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Tapjoy Asia Fund looks to support free-to-play apps

$5 million to support development, funding, marketing, and distribution services

Tapjoy announced that it is launching the Tapjoy Asia Fund. Backed by a $5 million investment, the Fund is designed to support developers throughout Asia to create new free-to-play mobile apps for the Android and iOS platforms.

The Tapjoy Asia fund will offer capital for developers to start out with, distribution through Tapjoy's ad network, the use of Ad Marketplace to unlock revenue streams and monetize users. Tapjoy will also offer expertise on free-to-play gaming, consulting on user acquisitions and real-time reporting.

"We are committed to helping developers bring fun, engaging mobile games and experiences to market successfully," said Mihir Shah, Tapjoy CEO. "Providing a level playing field in which developers large and small can have their apps discovered will only strengthen the mobile marketplace for everyone. It is our hope that the Tapjoy Asia Fund will be as well received as the Tapjoy Android Fund we launched in the U.S. last year which resulted in 155 new apps being developed."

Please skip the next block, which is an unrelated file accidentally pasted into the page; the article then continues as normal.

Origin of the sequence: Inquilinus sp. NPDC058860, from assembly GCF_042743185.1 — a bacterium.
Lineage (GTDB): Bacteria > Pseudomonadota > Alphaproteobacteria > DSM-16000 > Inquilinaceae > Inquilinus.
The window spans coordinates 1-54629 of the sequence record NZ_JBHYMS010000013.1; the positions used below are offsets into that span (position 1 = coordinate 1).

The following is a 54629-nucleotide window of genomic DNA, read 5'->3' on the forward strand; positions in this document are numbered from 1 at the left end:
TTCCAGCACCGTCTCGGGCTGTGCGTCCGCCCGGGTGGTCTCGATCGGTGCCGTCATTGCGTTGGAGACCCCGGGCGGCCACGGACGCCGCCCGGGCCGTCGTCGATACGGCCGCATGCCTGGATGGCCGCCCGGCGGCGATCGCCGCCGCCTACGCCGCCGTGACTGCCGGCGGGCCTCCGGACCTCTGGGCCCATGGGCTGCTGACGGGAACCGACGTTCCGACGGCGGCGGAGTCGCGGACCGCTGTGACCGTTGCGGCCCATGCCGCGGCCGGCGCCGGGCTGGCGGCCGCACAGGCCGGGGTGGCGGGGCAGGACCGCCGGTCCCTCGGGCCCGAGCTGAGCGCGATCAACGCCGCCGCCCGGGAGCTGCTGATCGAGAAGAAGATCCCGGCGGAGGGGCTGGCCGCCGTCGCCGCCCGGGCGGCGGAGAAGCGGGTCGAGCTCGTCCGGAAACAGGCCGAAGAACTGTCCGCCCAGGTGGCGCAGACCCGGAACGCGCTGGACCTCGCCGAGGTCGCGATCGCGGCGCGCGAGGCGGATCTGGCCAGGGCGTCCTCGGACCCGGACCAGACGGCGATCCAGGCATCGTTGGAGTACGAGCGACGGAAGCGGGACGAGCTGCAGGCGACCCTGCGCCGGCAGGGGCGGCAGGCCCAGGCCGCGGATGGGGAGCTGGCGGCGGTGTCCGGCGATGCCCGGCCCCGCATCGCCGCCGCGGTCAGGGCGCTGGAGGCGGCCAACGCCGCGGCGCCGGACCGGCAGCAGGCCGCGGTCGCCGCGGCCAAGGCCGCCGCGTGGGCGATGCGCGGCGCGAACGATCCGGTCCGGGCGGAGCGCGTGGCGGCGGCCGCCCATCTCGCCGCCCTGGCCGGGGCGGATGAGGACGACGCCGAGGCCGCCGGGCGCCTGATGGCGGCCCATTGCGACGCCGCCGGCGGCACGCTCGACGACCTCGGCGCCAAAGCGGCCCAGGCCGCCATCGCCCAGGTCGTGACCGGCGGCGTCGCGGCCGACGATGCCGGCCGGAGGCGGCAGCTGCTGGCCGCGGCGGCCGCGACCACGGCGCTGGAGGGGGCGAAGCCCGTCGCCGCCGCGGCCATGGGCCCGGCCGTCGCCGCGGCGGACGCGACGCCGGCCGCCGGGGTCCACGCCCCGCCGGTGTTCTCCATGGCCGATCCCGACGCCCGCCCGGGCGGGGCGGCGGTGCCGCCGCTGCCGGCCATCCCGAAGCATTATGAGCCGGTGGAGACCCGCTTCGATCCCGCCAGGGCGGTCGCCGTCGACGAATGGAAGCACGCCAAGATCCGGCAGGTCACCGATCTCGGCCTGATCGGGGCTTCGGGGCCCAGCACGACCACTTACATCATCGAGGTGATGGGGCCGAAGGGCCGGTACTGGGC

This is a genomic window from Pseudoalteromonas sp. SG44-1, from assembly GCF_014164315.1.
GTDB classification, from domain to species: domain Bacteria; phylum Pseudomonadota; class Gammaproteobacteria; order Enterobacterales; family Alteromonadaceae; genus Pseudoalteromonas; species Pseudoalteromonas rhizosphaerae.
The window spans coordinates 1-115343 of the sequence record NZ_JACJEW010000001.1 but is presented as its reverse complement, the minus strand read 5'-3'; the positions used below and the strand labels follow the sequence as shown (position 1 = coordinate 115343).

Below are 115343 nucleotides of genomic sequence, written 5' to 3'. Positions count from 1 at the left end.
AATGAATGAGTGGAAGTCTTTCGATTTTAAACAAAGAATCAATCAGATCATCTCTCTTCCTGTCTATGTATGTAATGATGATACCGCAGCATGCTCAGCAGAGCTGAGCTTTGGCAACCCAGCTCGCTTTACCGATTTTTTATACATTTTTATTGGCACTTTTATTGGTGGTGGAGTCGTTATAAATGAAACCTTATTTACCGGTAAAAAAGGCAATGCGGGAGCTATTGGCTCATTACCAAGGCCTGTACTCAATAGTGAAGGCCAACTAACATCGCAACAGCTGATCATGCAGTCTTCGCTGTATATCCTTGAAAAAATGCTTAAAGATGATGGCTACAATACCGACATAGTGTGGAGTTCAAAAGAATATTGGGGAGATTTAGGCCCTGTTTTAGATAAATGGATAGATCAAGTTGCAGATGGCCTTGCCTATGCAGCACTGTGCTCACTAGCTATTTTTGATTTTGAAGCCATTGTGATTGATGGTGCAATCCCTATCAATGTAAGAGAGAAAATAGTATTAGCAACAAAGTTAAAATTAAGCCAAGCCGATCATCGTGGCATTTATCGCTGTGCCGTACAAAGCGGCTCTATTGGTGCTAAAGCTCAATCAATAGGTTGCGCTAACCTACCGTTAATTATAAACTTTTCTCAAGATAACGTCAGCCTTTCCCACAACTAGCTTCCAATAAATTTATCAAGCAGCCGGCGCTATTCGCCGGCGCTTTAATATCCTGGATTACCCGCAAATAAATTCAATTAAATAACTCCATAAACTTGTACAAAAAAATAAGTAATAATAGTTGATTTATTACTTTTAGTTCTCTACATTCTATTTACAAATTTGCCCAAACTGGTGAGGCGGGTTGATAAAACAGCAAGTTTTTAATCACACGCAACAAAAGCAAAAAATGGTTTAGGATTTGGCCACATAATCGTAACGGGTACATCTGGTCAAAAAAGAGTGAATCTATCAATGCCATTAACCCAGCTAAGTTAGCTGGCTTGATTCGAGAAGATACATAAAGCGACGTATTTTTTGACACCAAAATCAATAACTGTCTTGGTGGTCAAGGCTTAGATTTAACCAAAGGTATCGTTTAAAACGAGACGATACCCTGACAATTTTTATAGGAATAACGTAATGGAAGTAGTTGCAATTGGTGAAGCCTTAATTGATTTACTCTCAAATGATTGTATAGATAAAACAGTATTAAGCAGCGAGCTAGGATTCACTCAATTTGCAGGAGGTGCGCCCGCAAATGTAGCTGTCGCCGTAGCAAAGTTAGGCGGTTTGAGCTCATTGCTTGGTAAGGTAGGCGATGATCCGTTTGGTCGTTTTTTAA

"Tapjoy offered sound advice and direction as we built Overkill for Android, but at the same time they let us do our own thing," declared Martin Chamrad, co-founder and CEO of Craneballs Studios. "The end result was a user experience that might just be our most intense yet, and it has paid off handsomely in terms of user growth, engagement and, perhaps most importantly, revenue."

Tapjoy is the largest and platform to help mobile app developers distribute and monetize their content, featuring over 20,000 mobile applications and reaching more than 600 million mobile consumers. The company's ad-funded payment platform and app discovery marketplace is used by thousands of app developers.

Beginning today, applications for the Tapjoy Asia Fund will be accepted. Those interested in applying for the program should visit

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David Radd avatar
David Radd: David Radd has worked as a gaming journalist since 2004 at sites such as GamerFeed, Gigex and GameDaily Biz. He was previously senior editor at IndustryGamers.
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